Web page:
The minimum number in your salary range is what you’d need to survive. To find that out, create a budget that states what you’re currently spending. Figure out how much you spend in each of the following categories. Add any categories that you feel are missing:

  • Housing, including rent/mortgage, utilities, and so on
  • Food, including groceries, restaurants, and so on
  • Clothes, including buying clothes and laundry
  • Transportation, including car payments, gas, repairs, bus passes, parking, and so on
  • Insurance, including car, home, medical, life, and so on
  • Health, including appointments, gym memberships, prescriptions, and so on
  • Support, including daycare, home care for elderly relatives, pets, and so on
  • Donations
  • Education, including your own or your family’s
  • Bills, including credit cards
  • Taxes, including local, state, and federal, and tax services. Note that sometimes you can claim job-searching costs
  • Savings, including for retirement
  • Fun, including concert tickets, cable, and so on

Once you’ve come up with a monthly amount, multiply it by 12 to get the yearly amount and then divide it by 2,000 to find out how much you’d need to make per hour to support that budget.

The maximum number in your salary range should be the highest realistic salary a generous boss would give you. To find that out, redo your budget with the numbers you’d like to be spending in each of the categories.

Transfer the minimum and maximum numbers to Petal #6.

Worksheet #3: Factors Besides Money

This is an optional worksheet. Because money only buys happiness up to a point, you might want to consider what else you can get out of a job besides salary. Finding the right job may mean you need to consider things such as respect, challenge, fame, or opportunities to do things such as be creative or help others. 

Transfer your list to Petal #6.

How to Find the Right Job Location

The goal of this petal is to figure out where in the world you’d most like to live if you had the choice and to resolve any potential conflicts with your partner about where she’d like to live. It’s important to consider location early because if you get an unexpected opportunity, you want to be able to act on it right away.

The entries on this petal include five specific places to live and a list of five geographical factors. An example petal might read: Tokyo, Florence, Paris, Calgary, Buenos Aires, sunny, near mountains, good air quality, bilingual, friendly.

There is one worksheet involved with filling out this petal:

Worksheet: Determine Desirable Geographic Factors

On a scrap piece of paper, create a chart with the following four columns:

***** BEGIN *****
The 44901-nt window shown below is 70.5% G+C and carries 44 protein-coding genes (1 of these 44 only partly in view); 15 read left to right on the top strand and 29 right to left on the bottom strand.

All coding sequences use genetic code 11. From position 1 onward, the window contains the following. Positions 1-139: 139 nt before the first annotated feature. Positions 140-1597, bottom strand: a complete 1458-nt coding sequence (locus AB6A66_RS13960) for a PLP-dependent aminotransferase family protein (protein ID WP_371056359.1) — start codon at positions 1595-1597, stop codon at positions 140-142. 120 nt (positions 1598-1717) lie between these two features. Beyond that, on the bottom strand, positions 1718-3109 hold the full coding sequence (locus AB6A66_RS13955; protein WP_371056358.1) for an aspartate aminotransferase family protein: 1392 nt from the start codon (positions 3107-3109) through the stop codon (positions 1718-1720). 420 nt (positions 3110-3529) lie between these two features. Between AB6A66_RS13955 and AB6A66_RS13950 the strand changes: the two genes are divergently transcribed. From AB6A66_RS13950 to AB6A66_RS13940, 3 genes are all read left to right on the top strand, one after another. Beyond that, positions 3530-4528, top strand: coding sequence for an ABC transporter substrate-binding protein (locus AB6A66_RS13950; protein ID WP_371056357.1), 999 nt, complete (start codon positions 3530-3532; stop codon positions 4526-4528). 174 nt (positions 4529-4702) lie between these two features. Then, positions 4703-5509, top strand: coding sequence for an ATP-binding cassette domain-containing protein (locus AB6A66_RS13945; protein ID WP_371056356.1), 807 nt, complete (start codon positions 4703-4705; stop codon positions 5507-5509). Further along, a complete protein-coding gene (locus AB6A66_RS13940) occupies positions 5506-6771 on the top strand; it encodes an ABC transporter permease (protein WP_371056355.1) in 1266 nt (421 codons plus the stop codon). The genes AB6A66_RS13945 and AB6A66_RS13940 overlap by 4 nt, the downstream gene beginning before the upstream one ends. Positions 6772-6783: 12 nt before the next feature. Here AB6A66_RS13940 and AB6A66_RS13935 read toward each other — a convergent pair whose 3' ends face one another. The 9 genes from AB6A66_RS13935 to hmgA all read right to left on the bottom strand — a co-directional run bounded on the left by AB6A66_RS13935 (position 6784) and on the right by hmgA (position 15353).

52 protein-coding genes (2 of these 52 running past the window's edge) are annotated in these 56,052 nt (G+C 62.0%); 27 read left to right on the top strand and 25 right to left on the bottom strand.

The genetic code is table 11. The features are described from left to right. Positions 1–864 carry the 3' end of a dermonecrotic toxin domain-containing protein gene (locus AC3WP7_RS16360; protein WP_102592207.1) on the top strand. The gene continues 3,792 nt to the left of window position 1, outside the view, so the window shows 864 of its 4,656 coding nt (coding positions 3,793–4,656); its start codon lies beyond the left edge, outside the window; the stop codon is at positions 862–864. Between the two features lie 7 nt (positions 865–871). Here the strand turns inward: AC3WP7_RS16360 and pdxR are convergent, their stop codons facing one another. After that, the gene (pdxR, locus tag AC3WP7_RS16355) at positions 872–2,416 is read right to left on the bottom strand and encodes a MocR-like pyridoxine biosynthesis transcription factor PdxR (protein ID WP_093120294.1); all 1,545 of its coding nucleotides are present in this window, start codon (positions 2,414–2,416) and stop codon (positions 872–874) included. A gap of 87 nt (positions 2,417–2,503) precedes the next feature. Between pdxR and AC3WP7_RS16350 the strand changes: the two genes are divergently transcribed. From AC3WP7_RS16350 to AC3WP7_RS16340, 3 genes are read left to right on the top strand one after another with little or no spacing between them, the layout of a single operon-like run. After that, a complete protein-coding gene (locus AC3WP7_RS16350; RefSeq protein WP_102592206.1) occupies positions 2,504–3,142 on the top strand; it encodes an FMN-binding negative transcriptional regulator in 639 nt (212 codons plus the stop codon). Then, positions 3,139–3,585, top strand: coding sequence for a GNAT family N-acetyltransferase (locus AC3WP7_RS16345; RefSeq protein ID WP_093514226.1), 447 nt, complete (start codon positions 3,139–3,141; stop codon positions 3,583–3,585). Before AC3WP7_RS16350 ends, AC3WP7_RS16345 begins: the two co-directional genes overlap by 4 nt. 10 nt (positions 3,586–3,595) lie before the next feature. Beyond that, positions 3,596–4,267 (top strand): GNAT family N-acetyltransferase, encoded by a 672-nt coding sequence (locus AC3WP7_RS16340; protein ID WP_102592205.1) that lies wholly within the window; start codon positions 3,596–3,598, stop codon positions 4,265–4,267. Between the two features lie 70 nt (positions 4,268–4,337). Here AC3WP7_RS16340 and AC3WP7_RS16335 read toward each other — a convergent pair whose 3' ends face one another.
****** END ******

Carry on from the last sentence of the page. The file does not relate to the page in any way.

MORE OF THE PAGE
Column A: List the place you’ve lived.Column B: What did you dislike about the places you lived?Column C: What do you like in a location?Column D: What are your top ten factors?
Here, write the list.Here, write things that you didn’t enjoy. They don’t have to be written beside the name of the places, and if things come up multiple times, add a checkmark for each instance rather than repeating the factor.Here, list anything you liked about the places you’ve lived. Also list opposites, or near-opposites, of all the things in column B.Here, list the most important factors in a place to live. Use the prioritizing grid.

If you’re doing this worksheet with your partner, get them to fill out the chart too. Then, together, make a list of your top twenty factors, alternating your and your partner’s factors in priority sequence. For example, your top factor is somewhere sunny and her top factor is somewhere French-speaking, write French-speaking, then sunny, then move on to both of your second-most-important factors. Stop after ten factors.

Now that you have either your own or a combined list of top factors, over the next ten days, ask everyone you meet if they know of anywhere in the world that has all, or at least most of the top, factors. You can also try the website Teleport to brainstorm, or if you really can’t decide or agree with your partner, throw darts at a map. Transfer the top five places and the top five factors to your petal diagram.

How to Find the Right Job: Knowing What You Want

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Like what you just read? Read the rest of the world's best book summary and analysis of Richard N. Bolles's "What Color Is Your Parachute?" at Shortform.

Here's what you'll find in our full What Color Is Your Parachute? summary:

  • How to not just find a job, but find a job you love
  • Why traditional resumes don’t find you the right job
  • The 7 steps to identifying your ideal career

Rina Shah

An avid reader for as long as she can remember, Rina’s love for books began with The Boxcar Children. Her penchant for always having a book nearby has never faded, though her reading tastes have since evolved. Rina reads around 100 books every year, with a fairly even split between fiction and non-fiction. Her favorite genres are memoirs, public health, and locked room mysteries. As an attorney, Rina can’t help analyzing and deconstructing arguments in any book she reads.